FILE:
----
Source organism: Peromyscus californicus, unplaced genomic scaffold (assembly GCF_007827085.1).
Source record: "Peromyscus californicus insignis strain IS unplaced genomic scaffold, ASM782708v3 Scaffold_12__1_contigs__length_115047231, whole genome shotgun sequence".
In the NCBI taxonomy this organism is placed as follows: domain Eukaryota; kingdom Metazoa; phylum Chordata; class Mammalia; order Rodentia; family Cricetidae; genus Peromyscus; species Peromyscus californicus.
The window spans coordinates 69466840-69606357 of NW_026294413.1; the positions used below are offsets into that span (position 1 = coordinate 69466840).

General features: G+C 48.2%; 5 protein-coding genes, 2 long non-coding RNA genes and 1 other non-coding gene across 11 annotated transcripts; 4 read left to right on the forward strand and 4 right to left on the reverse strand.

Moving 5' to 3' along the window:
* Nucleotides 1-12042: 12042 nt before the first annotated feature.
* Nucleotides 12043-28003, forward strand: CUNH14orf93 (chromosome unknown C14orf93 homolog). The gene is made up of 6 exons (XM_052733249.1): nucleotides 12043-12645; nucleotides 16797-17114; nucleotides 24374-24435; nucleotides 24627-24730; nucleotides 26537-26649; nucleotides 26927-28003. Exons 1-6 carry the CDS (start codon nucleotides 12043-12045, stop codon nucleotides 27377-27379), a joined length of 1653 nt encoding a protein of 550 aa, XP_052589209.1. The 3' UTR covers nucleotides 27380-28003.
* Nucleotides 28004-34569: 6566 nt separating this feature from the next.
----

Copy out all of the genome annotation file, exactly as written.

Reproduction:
Source organism: Peromyscus californicus, unplaced genomic scaffold (assembly GCF_007827085.1).
Source record: "Peromyscus californicus insignis strain IS unplaced genomic scaffold, ASM782708v3 Scaffold_12__1_contigs__length_115047231, whole genome shotgun sequence".
In the NCBI taxonomy this organism is placed as follows: domain Eukaryota; kingdom Metazoa; phylum Chordata; class Mammalia; order Rodentia; family Cricetidae; genus Peromyscus; species Peromyscus californicus.
The window spans coordinates 69466840-69606357 of NW_026294413.1; the positions used below are offsets into that span (position 1 = coordinate 69466840).

General features: G+C 48.2%; 5 protein-coding genes, 2 long non-coding RNA genes and 1 other non-coding gene across 11 annotated transcripts; 4 read left to right on the forward strand and 4 right to left on the reverse strand.

Moving 5' to 3' along the window:
* Nucleotides 1-12042: 12042 nt before the first annotated feature.
* Nucleotides 12043-28003, forward strand: CUNH14orf93 (chromosome unknown C14orf93 homolog). The gene is made up of 6 exons (XM_052733249.1): nucleotides 12043-12645; nucleotides 16797-17114; nucleotides 24374-24435; nucleotides 24627-24730; nucleotides 26537-26649; nucleotides 26927-28003. Exons 1-6 carry the CDS (start codon nucleotides 12043-12045, stop codon nucleotides 27377-27379), a joined length of 1653 nt encoding a protein of 550 aa, XP_052589209.1. The 3' UTR covers nucleotides 27380-28003.
* Nucleotides 28004-34569: 6566 nt separating this feature from the next.